The Supai Journals
Day 1 & 5 - Joseph Rouintree
Day 2 - Cesar Chavez
Day 3 - Harry Do
Day 4 - Kyle Picco
Pictures - Harry Do, Joseph Rouintree, & Kyle Picco
DAY ONE: WE THOUGHT IT WOULD BE EASY
4:00am... That is a brutal time to wake up at on a Sunday morning. Not cool, guys. Well, sure, I could have slept on the bus afterwards, but the anticipation was too much. The bus was ridiculously comfortable; with TVs, reclining chairs, a bathroom, and seatbelts! Good thing too, because we were on that bus for a good seven hours.
We had only what we brought with us onto the bus, and what we could grab at the store at one of our few stops. I'm glad we did make stops before we arrived at our destination, otherwise I probably would have forgotten how to use my legs. We all stocked up on any materials we may have forgotten, and grabbed food at one of the nearby stores, like Arby's. Then, back to the bus, for more long hours of travel. Good thing people brought decks of cards. I personally didn't play, but I got to witness some magic tricks, so that was cool too.
At the end of our bus ride, we were greeted by an amazing view of the canyon below us. Then, I realized I would have to climb down all that, and my feeling of wonder went away.
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Packs were heavy for all of us, though the more athletic members of the group seemed largely unaffected. Being out of shape, I quickly found myself near the end of the line. It's mildly disheartening to see person after person pass you by, when you feel that you're moving as fast as you can. Especially when you see them off in the distance, no bigger than an ant. It was a long walk. The canyon was very misleading. Around every corner, I would see light, and think that it would open out into the Supai village, (or at least, somewhere with a river), but every corner lied to me. It was just more rocks. And sand. And... rocks. Well, eventually I arrived at camp. The moleskin I had put on the bottoms of my feet somehow worked their way onto the tops of my feet, and my shoulders were rubbed raw from my pack.
Tent was quickly pitched, and sleep soon followed. Forget food, I'm just gonna grab a snack from my bag and chew it quietly in the dark, nursing my wounds and crying myself to sleep... Okay, I won't do anything that pathetically tragic. I am going to sleep early, though. Today was a cruel day filled with blazing heat, sore feet, and something else that ends in -eet. I'm spent.
DAY TWO: NEW ADVENTURES
I woke up dazed and a bit confused. I had no idea what time it was. What I did know was that it was freezing that morning compared to the previous night. In a nearby tent, someone asked “what time is it?” followed moments later by a soft “5:32” I groaned and rolled over to my side only to notice that my hips seemed bruised. After an unfortunate attempt to rest for a little more, I decided to get up. After sitting up, I realized my shoulders were much more sore than I originally thought. I couldn’t even lift my arms high enough to open my tent properly.
I poked my head out and saw that there were a few people already out making breakfast. Groggily, I got a small stove and a pack of dehydrated eggs. Surprisingly, they weren’t that bad that morning.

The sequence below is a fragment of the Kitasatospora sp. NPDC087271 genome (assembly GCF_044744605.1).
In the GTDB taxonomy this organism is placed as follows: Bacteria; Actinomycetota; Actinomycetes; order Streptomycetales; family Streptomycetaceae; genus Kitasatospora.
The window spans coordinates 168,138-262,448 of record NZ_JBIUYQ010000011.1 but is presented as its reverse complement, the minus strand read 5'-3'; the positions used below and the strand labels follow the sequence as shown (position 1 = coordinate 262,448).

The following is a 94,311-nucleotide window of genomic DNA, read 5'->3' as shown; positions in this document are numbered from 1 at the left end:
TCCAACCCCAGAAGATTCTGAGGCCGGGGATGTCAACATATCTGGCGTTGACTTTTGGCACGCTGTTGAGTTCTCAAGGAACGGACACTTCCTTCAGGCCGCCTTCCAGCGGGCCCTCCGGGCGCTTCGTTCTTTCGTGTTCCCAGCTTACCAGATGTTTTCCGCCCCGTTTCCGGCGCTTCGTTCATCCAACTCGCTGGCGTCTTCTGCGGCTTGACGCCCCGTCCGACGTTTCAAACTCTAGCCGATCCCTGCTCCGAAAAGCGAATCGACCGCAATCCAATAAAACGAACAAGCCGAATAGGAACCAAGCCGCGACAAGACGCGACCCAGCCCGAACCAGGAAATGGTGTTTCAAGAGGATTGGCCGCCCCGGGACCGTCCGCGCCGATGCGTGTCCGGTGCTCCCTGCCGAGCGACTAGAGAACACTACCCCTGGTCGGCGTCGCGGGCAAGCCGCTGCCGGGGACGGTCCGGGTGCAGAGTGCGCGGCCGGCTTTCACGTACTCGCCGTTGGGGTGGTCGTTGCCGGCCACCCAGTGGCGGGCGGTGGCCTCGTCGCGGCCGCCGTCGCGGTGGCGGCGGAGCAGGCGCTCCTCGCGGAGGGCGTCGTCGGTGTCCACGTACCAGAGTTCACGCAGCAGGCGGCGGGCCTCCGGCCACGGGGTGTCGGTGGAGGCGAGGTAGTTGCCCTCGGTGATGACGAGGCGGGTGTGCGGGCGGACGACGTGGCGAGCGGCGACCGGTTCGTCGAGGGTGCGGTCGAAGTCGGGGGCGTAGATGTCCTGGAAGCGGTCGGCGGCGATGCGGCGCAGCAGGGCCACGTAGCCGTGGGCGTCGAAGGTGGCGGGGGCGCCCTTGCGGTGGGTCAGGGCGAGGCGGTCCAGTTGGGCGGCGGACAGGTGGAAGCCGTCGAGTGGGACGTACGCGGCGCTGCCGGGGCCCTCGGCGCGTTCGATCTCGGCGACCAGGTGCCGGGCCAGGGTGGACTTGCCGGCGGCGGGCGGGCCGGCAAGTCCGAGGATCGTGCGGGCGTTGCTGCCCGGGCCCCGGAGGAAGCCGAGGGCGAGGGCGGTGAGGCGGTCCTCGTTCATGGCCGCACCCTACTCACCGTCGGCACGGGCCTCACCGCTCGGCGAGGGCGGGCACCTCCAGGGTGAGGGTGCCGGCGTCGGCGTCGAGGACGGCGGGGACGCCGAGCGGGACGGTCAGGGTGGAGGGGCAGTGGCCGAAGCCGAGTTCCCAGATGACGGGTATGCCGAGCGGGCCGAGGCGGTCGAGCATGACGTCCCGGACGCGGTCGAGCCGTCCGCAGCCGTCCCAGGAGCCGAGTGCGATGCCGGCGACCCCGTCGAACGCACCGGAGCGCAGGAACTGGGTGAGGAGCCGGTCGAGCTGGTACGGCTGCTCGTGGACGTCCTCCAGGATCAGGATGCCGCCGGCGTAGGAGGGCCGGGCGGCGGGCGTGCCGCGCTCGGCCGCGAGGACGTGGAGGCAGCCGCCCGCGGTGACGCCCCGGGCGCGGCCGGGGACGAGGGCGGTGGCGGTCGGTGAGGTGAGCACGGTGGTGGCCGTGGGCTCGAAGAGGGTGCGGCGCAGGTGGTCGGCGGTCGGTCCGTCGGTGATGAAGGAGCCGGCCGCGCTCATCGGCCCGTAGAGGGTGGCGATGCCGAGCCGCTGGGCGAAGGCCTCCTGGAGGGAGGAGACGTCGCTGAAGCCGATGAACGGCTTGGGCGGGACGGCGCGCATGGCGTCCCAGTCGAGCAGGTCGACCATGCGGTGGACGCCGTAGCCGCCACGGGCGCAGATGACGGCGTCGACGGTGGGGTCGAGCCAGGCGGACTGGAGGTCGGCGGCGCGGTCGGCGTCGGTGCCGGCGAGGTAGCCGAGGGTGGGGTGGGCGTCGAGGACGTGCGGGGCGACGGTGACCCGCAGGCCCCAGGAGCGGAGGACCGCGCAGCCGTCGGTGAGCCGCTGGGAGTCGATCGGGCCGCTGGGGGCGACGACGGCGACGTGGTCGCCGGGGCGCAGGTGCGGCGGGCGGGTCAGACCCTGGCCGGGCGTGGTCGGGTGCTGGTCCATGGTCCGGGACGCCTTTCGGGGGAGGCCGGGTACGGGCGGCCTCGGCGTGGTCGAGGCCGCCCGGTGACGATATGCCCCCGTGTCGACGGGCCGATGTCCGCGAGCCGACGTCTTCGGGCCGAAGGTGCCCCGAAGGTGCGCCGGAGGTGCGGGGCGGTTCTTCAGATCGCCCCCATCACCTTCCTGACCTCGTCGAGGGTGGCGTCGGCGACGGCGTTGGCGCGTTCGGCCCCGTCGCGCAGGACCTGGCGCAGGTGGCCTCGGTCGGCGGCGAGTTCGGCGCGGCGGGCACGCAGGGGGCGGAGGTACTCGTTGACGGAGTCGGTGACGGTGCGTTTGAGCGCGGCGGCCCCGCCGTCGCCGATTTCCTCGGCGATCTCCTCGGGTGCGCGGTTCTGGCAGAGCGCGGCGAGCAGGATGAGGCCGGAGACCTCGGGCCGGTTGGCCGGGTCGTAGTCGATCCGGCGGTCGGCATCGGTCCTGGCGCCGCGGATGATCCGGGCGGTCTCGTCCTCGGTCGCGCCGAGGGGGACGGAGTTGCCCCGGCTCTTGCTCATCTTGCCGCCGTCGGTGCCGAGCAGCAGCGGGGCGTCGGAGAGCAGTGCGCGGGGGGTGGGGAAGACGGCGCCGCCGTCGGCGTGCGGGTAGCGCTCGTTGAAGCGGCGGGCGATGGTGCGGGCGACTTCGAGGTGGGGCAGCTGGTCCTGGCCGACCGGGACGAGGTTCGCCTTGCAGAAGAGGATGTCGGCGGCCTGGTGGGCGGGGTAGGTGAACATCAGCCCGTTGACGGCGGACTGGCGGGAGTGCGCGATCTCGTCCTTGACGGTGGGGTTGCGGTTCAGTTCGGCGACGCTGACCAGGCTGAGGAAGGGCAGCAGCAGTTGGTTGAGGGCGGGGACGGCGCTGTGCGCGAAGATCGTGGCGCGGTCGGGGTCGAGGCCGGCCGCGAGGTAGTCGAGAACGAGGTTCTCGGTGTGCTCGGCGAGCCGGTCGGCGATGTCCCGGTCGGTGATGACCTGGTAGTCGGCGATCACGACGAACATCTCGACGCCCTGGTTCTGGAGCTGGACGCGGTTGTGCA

As more people started coming out to eat, Sciacca came out and started saying the options of what we could do for the day. He said that he was going to go hike out to Havasu Falls, go up towards Navajo falls, and later at night maybe go to the old mines. Out of everyone, Harry Do was the most excited about going to the mines.
And so, as we were all ready with our small daypacks, we headed out for a small hike towards Havasu Falls. Compared to the five-hour hike the day before, this was a breeze. After a few minutes, we were at the bottom of Havasu Falls and it was amazing! Coming down and looking at the falls from above was spectacular enough already, but up close was even better. We put on our water shoes and sunscreen and hurried for the water.
Immediately after our feet touched the water, some of us were jumping around since we did not expect the water to be that freezing. Some people like Mitchell Grandia jumped in without hesitation and others took their time. After being knee deep already, I just decided to might as well get it over with and dunked myself in. After the initial jolt of cold, the cool water felt great with the Supai heat. We stayed there for a while and it was a lot of fun. There was a waterfall that people could try and get past, a little pool to just relax and after we were done swimming, most of us took some time to relax and just lay in the sun.
After we had our time at Havasu, Sciacca, Kahawai and Kumar started heading over to Navajo Falls with whoever else wanted to keep going. Not too long later, there was small cliff that was approximately 35 feet high that looked promising to jump off of. After James Lewis made the first leap to make sure it was all good, almost everyone hurried one after another to give it a try with some going more than once. While there were minor incidents such as small nosebleeds, everyone who jumped said it was definitely worth it.
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Once people had their adrenaline rush from that first jump, once we got to Navajo Falls people were ready for that jump which was approximately 30 feet high. More than half of us went down Navajo Falls for another swim while the rest stayed on top to relax and enjoy some beef jerky or dried fruit.